Chem/Phys/Eng Folk: EZ Units Question

I am working with two constants, one has units of W/m^2-C and the other is W/m^2-K^4. This bugs me because K=C+273 as opposed to most other conversions…

Is there a way to find how to adjust W/m^2-C to W/m^2-K?
It’s probably staring me in the face, but something about it bugs me…

Please help!

  • Jinx

Maybe it’s as simple as just plugging in temp in Kelvin and simply change the C to a K so it reads m^2-K? …I’m going brain dead!

Please confirm!

Ok, I’m chatting with myself here, but to correct myself, the above is simply wrong. However, to answer myself, ultimately I am plugging into a formula that uses dT, not just T, so dT in Celcius = dT in Kelvin, hence it won’t matter.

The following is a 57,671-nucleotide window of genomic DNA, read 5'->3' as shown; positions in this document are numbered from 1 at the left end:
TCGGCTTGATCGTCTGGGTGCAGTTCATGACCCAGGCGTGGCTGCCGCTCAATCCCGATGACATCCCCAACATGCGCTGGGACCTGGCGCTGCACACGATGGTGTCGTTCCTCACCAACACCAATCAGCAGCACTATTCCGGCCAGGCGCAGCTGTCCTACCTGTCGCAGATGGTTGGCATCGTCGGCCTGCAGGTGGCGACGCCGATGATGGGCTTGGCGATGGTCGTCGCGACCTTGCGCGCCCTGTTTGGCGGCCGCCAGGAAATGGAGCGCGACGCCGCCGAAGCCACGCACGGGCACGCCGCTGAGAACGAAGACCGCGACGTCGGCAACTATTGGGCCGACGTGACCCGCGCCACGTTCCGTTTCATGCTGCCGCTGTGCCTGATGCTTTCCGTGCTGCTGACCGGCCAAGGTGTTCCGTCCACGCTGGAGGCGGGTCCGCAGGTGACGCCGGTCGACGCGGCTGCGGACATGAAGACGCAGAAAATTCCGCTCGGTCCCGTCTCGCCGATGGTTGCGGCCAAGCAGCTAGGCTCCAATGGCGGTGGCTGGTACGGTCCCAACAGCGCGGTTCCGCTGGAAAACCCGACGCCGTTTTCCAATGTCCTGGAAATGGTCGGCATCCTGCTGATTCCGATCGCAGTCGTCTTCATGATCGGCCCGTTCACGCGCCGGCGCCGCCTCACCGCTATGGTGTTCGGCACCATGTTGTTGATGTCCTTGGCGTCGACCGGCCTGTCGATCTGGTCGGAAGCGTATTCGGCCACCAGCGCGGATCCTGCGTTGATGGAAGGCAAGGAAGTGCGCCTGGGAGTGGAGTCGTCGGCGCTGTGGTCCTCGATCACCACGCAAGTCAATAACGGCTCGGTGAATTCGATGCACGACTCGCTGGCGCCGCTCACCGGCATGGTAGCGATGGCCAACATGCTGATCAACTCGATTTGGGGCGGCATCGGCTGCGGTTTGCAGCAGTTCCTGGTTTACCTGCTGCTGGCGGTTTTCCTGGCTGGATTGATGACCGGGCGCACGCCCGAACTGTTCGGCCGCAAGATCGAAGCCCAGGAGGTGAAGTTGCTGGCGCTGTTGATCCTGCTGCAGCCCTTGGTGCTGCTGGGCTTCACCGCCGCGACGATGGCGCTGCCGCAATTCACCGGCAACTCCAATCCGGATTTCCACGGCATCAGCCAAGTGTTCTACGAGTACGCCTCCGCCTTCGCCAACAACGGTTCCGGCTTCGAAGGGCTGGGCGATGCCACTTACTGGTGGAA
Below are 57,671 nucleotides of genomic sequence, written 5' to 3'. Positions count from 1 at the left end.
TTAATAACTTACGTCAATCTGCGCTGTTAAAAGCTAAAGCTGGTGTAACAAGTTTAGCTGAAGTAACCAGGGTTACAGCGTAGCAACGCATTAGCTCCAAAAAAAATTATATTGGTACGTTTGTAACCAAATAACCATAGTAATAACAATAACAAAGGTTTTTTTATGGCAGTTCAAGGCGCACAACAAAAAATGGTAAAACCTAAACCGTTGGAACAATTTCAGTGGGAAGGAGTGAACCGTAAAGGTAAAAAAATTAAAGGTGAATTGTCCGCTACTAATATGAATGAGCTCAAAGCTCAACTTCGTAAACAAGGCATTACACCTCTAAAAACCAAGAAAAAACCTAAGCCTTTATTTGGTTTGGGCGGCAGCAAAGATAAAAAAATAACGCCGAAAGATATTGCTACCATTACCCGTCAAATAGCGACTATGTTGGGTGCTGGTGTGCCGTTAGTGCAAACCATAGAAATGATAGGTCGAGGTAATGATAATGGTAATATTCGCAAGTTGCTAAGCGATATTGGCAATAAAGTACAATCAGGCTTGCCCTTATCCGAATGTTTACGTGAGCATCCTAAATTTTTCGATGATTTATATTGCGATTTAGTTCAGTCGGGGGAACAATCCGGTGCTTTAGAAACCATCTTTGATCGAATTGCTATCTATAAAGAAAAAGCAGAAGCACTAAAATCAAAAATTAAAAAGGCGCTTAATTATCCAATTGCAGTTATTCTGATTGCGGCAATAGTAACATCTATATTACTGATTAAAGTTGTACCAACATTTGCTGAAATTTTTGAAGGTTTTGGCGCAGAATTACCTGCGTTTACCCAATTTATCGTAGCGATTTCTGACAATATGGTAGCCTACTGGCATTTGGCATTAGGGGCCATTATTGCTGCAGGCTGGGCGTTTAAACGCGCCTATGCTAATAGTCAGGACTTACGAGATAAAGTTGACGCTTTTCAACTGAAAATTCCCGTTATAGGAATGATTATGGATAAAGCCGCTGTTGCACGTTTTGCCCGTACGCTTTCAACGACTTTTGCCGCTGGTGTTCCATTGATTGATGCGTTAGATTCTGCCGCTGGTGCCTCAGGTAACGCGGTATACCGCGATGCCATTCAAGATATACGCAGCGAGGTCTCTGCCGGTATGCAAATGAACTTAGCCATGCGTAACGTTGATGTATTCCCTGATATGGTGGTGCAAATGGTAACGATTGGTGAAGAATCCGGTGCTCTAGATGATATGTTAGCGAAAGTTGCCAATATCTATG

Thanks for your help, Jinx! :wink:

  • Jinx

I agree, K = C in this context. Which looks like a heat transfer coefficient “h”.

It really depends on the formula. If the formula contains the difference in two temperatures then C and K are the same. Like say a heat flow formula. If it is instead a like PV=nRT then C and K are not the same.